Sweet & Spicy Peach Jalapeño Jam

When you’re sitting in an abundance of peaches, and the jalapeños are right outside in the garden, you start thinking of all sorts of great ideas for them.  This jam is perfect with its kick of heat and the sweetness of the peaches.

Spicy Peach 1

Oh my goodness, have to run out right now and get a wheel of Brie to serve this on.  It’s that good.  And that easy!

INGREDIENTS
  • 3 lbs (about 7-8) very ripe peaches, peeled, pitted, and roughly chopped (you should have about 8 cups of fruit)
  • 3 TBSP fresh lemon juice
  • 1 TBSP apple cider vinegar
  • 5 cups sugar* (see below, for Ringo En Orchard peaches you can halve this amount)
  • ½ tsp. Lemon zest
  • ½ tsp. Freshly grated ginger
  • 3 TBSP (half a 1.75oz packet) powdered pectin
  • 3 jalapeno peppers**
INSTRUCTIONS
  1. Before you begin, place a small plate or saucer in the freezer so you can check the jam’s consistency towards the end of cooking.
  2. (Optional), if you plan on canning your jam, bring a large stock pot of water to a boil and cook your (clean and empty) jars and lids to sterilize them. Using canning tongs, remove the jars to a clean dish towel to dry. Keep the stock pot of water at the ready for sealing the jars later.
  3. To peel the peaches, blanch quickly in boiling water (thirty seconds should do), then transfer to a bowl of cool water. This will help the skins slide off easily using just your hands. One peeled, remove the pits and roughly chop the peaches. Place in a large pot or enameled dutch oven (stay away from bare cast iron or aluminum, as the acidity of the jam can react with the metal).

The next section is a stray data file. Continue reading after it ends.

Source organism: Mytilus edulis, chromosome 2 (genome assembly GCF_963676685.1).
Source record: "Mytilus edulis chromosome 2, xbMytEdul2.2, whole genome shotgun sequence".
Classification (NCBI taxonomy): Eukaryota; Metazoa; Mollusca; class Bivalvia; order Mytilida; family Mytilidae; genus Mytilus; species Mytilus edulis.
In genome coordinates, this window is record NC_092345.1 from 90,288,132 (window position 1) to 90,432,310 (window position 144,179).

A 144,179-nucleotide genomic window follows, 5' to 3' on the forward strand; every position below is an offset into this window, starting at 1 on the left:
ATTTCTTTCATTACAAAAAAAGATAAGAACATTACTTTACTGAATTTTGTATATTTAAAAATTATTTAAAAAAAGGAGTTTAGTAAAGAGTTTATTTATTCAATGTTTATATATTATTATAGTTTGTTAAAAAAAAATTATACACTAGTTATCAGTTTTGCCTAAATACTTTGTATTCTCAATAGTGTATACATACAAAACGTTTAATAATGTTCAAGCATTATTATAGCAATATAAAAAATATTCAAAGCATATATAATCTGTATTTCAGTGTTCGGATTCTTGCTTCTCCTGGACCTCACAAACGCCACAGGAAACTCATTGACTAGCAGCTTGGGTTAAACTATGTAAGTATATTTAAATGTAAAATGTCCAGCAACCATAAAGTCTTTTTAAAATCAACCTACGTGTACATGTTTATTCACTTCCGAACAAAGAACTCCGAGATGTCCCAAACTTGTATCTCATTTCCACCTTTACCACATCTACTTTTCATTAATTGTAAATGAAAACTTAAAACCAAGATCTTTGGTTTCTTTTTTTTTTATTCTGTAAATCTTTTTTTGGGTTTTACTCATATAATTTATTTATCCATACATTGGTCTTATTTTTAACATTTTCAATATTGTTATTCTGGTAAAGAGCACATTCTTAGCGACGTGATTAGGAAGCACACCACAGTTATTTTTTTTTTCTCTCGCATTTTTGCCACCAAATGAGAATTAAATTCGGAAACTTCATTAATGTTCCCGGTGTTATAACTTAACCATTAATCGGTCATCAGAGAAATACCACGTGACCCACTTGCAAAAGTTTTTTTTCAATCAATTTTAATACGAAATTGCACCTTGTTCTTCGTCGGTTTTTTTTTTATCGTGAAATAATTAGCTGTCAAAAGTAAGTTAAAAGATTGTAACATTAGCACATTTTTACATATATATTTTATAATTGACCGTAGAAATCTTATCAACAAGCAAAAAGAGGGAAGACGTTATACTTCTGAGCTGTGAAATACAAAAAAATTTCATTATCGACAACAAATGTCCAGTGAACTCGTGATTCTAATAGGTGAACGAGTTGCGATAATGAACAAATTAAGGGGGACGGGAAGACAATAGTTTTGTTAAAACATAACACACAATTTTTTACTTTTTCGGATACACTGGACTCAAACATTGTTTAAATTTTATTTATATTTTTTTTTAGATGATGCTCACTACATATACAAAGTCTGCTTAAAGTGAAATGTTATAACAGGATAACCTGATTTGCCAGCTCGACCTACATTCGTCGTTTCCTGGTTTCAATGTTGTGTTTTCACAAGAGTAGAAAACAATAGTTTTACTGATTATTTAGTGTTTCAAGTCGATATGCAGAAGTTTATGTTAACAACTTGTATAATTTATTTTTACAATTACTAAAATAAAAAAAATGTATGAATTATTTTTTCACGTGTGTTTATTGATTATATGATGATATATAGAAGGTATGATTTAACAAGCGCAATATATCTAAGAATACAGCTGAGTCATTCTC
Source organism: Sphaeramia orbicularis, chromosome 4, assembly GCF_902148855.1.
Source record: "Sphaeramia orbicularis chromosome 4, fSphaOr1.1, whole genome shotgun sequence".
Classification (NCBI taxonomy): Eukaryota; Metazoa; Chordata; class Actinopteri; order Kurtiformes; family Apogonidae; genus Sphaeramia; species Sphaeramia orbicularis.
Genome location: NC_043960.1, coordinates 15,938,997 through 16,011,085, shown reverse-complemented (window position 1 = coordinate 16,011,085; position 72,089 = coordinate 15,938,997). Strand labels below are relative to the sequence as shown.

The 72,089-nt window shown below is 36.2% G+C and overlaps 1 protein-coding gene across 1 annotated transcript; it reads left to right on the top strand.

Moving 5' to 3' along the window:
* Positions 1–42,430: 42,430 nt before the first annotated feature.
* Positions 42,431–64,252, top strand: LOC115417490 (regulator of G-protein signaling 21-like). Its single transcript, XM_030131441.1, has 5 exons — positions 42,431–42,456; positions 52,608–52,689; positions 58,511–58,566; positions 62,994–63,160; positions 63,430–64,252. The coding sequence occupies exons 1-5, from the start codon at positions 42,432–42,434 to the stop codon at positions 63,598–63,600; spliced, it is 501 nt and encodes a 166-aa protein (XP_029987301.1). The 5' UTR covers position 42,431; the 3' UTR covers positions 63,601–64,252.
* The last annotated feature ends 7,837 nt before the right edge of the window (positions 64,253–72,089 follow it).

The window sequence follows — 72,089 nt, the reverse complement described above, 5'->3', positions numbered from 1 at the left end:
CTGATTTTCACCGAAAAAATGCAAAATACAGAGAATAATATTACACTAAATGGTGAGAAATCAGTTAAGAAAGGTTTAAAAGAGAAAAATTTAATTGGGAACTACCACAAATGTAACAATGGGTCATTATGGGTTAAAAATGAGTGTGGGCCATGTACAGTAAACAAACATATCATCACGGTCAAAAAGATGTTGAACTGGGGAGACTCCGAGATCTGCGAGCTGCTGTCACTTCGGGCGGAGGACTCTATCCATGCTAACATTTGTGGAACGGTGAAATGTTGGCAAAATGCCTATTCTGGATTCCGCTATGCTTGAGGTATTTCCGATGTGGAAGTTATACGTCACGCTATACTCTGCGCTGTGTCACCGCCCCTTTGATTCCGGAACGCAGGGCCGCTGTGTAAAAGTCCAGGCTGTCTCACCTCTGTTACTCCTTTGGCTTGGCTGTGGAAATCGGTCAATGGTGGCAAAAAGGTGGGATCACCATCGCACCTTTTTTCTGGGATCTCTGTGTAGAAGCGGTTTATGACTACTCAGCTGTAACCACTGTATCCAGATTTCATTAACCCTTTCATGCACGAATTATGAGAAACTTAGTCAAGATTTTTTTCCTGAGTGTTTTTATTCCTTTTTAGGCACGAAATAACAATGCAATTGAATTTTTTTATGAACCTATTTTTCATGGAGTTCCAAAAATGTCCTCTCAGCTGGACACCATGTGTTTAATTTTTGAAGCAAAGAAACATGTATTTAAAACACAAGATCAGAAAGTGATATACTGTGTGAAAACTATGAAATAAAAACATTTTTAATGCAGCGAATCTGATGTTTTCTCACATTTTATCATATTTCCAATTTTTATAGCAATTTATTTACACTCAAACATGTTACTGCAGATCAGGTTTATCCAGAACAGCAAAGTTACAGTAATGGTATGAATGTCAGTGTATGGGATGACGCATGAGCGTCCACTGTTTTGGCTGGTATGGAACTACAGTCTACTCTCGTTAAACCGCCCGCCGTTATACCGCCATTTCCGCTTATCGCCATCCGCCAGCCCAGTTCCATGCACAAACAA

4. To the pot with the peaches, add the sugar, 2 TBSP lemon juice, cider vinegar, lemon zest, ginger, and pectin. Stir to combine, and let sit for 10-15 minutes to macerate.
  5. Meanwhile, prep your jalapenos. Remove the stems, and cut the peppers in half lengthwise. If you want a spicy jam, leave all of the seeds and veins in the peppers. For a milder jam, remove some or all of the seeds and veins by scooping them out with a spoon. (See recipe notes for more details.)
  6. Add the peppers to the bowl of your food processor, and pulse until very finely chopped, scraping down the sides if needed.
  7. Add the chopped peppers to the pot with the rest of the ingredients, and place over high heat. As the mixture heats up, gently break up the peaches with a potato masher or fork. (If you prefer a smoother jam, use an immersion blender to puree the mixture BEFORE turning on the heat.)
  8. Bring the mixture to a full boil, and let cook for 5-10 minutes, stirring occasionally to keep the bottom from scorching. As the mixture boils, skim off any foam that appears on the surface.